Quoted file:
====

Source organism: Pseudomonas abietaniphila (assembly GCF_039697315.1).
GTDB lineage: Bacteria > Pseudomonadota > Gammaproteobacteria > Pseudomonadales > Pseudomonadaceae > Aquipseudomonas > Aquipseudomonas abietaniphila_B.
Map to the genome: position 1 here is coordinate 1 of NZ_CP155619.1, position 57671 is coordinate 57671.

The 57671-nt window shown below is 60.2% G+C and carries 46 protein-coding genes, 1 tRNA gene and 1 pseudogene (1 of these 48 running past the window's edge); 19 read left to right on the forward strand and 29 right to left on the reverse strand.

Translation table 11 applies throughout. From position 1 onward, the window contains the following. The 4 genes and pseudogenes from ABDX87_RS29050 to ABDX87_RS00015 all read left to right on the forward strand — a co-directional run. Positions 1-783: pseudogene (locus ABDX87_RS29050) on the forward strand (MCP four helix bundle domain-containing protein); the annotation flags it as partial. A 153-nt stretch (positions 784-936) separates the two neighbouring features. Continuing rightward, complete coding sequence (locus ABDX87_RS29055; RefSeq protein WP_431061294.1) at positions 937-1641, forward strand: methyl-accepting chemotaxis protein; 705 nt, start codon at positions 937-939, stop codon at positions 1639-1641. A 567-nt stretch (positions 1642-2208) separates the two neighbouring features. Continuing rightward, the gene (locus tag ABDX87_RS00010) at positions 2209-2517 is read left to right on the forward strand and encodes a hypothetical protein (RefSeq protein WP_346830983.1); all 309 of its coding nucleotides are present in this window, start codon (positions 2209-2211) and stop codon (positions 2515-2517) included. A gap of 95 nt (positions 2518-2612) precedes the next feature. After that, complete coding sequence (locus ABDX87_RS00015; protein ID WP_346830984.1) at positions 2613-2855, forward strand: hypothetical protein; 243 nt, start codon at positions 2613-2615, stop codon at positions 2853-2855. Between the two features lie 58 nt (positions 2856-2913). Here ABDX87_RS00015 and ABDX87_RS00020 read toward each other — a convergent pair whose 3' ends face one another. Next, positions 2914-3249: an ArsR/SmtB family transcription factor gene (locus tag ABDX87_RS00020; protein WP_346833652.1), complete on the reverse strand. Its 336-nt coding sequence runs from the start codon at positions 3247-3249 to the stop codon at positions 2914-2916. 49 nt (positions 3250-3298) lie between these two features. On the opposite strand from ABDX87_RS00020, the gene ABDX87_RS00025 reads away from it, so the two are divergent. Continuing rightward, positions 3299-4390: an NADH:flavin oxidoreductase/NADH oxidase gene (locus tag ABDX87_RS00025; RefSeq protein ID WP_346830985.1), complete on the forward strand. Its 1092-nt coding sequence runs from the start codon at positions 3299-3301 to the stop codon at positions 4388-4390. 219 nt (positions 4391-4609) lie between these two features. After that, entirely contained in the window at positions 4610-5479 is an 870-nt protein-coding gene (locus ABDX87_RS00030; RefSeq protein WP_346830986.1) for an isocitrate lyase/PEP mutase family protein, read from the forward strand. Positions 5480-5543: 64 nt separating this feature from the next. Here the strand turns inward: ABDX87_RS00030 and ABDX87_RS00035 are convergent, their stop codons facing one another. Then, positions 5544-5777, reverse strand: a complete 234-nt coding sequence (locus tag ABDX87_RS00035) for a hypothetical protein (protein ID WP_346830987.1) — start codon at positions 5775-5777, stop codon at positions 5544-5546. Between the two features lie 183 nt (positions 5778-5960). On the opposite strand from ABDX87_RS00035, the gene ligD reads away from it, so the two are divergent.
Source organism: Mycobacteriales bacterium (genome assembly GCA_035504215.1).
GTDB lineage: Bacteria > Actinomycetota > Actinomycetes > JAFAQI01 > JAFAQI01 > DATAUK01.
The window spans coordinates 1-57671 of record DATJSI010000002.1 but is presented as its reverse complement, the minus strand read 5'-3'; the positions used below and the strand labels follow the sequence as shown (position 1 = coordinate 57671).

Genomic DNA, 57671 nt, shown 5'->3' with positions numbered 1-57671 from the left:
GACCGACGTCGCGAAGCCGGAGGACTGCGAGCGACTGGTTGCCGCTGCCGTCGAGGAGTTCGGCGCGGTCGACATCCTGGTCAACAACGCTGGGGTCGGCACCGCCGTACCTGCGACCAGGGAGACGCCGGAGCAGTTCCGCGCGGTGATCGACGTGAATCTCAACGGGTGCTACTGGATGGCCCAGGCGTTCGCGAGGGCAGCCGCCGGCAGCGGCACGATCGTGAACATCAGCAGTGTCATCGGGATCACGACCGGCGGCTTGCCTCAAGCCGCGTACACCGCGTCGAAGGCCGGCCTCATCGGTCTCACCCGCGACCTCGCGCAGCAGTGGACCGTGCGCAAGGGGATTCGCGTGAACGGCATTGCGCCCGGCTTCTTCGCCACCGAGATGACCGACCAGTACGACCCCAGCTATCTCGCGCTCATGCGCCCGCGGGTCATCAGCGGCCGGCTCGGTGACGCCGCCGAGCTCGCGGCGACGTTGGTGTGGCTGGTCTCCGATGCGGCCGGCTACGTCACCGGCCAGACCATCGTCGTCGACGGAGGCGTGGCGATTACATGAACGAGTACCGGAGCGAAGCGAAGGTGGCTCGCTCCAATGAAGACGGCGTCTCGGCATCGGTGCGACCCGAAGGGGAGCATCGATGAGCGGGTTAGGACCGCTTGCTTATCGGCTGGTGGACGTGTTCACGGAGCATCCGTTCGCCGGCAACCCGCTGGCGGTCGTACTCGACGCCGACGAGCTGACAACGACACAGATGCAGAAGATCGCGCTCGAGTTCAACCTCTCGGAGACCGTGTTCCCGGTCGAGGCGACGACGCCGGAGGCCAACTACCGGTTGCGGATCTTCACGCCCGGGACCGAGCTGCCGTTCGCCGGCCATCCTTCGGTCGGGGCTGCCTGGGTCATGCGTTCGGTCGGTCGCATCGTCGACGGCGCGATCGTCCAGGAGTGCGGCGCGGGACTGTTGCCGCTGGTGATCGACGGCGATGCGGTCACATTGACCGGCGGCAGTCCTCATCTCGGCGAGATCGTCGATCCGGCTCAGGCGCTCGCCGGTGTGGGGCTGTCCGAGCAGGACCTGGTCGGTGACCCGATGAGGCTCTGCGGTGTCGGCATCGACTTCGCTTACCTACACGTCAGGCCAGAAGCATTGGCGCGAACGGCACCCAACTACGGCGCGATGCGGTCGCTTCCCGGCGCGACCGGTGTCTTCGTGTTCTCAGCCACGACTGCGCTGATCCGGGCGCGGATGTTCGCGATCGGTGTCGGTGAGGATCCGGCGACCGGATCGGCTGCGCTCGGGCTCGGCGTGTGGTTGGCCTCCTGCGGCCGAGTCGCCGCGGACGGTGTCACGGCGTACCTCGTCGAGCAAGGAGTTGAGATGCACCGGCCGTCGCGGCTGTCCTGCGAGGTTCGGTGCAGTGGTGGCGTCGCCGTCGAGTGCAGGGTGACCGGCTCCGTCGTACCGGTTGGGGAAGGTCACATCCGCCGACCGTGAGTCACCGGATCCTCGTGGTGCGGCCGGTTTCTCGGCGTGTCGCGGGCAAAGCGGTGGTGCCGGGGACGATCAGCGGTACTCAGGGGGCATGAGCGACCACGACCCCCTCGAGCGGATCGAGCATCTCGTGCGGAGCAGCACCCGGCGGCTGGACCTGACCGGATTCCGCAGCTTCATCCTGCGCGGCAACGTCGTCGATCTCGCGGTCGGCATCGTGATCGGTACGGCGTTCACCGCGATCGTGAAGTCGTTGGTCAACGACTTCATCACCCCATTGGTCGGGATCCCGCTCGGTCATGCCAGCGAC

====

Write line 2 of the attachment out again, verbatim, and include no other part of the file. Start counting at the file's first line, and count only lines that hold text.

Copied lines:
GTDB lineage: Bacteria > Pseudomonadota > Gammaproteobacteria > Pseudomonadales > Pseudomonadaceae > Aquipseudomonas > Aquipseudomonas abietaniphila_B.